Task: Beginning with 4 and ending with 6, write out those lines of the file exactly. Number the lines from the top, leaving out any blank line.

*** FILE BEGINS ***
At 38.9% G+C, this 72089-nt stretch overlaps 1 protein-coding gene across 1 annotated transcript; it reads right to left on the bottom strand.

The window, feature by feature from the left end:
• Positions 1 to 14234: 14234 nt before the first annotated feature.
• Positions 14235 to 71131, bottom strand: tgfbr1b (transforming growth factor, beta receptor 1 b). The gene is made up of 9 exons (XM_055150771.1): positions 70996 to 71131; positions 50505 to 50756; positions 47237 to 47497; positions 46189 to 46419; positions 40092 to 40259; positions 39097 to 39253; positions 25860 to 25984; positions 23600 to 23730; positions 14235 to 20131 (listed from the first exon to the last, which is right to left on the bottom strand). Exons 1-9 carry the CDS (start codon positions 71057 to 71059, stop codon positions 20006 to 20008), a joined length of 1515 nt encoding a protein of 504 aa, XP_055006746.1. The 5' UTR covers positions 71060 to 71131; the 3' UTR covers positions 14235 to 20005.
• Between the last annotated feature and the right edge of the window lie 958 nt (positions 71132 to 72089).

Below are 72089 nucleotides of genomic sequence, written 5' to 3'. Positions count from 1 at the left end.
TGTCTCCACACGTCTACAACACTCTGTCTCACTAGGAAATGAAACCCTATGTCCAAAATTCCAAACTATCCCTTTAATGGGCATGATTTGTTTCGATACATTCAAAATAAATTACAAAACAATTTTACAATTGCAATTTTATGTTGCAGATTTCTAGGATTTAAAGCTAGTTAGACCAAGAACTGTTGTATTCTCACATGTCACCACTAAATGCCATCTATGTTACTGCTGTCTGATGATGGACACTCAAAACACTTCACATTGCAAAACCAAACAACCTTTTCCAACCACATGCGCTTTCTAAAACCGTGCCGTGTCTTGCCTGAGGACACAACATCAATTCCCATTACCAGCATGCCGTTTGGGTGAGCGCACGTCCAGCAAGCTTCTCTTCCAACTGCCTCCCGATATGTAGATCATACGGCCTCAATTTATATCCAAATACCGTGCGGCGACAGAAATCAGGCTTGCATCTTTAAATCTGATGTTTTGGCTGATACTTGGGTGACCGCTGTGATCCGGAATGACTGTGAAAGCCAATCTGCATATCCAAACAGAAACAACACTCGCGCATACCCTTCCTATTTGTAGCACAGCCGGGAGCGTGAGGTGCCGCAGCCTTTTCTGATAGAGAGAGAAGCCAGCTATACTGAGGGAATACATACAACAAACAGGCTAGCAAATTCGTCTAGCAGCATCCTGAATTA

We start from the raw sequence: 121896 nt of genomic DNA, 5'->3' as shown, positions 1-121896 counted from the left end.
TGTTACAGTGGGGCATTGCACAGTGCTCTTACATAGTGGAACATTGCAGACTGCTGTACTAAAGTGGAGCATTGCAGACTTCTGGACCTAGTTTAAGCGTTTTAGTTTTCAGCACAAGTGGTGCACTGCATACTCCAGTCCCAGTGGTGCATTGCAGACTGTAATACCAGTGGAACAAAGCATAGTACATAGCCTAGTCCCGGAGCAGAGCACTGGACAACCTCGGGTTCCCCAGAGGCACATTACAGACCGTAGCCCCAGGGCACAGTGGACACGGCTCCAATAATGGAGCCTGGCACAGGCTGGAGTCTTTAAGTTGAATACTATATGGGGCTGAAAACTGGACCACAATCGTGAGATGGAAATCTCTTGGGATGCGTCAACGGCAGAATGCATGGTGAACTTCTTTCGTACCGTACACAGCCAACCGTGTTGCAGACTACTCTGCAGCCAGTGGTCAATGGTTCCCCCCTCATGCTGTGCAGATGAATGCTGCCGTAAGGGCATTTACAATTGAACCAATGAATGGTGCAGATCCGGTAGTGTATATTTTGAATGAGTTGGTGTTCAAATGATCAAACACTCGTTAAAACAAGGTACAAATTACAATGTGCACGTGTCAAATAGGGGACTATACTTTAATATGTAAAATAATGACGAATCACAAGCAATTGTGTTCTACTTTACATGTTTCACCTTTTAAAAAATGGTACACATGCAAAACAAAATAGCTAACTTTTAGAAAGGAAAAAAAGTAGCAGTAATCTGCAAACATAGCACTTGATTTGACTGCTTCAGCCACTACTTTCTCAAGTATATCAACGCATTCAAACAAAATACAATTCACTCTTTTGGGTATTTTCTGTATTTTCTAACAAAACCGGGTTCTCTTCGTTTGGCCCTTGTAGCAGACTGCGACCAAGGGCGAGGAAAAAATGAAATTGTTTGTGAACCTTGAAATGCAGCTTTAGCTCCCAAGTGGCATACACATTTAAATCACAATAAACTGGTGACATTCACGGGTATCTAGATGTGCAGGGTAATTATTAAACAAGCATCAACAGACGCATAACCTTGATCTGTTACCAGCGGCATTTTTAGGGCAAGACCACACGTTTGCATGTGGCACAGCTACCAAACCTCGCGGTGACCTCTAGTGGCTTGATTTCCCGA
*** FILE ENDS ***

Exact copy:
• Positions 14235 to 71131, bottom strand: tgfbr1b (transforming growth factor, beta receptor 1 b). The gene is made up of 9 exons (XM_055150771.1): positions 70996 to 71131; positions 50505 to 50756; positions 47237 to 47497; positions 46189 to 46419; positions 40092 to 40259; positions 39097 to 39253; positions 25860 to 25984; positions 23600 to 23730; positions 14235 to 20131 (listed from the first exon to the last, which is right to left on the bottom strand). Exons 1-9 carry the CDS (start codon positions 71057 to 71059, stop codon positions 20006 to 20008), a joined length of 1515 nt encoding a protein of 504 aa, XP_055006746.1. The 5' UTR covers positions 71060 to 71131; the 3' UTR covers positions 14235 to 20005.
• Between the last annotated feature and the right edge of the window lie 958 nt (positions 71132 to 72089).

Below are 72089 nucleotides of genomic sequence, written 5' to 3'. Positions count from 1 at the left end.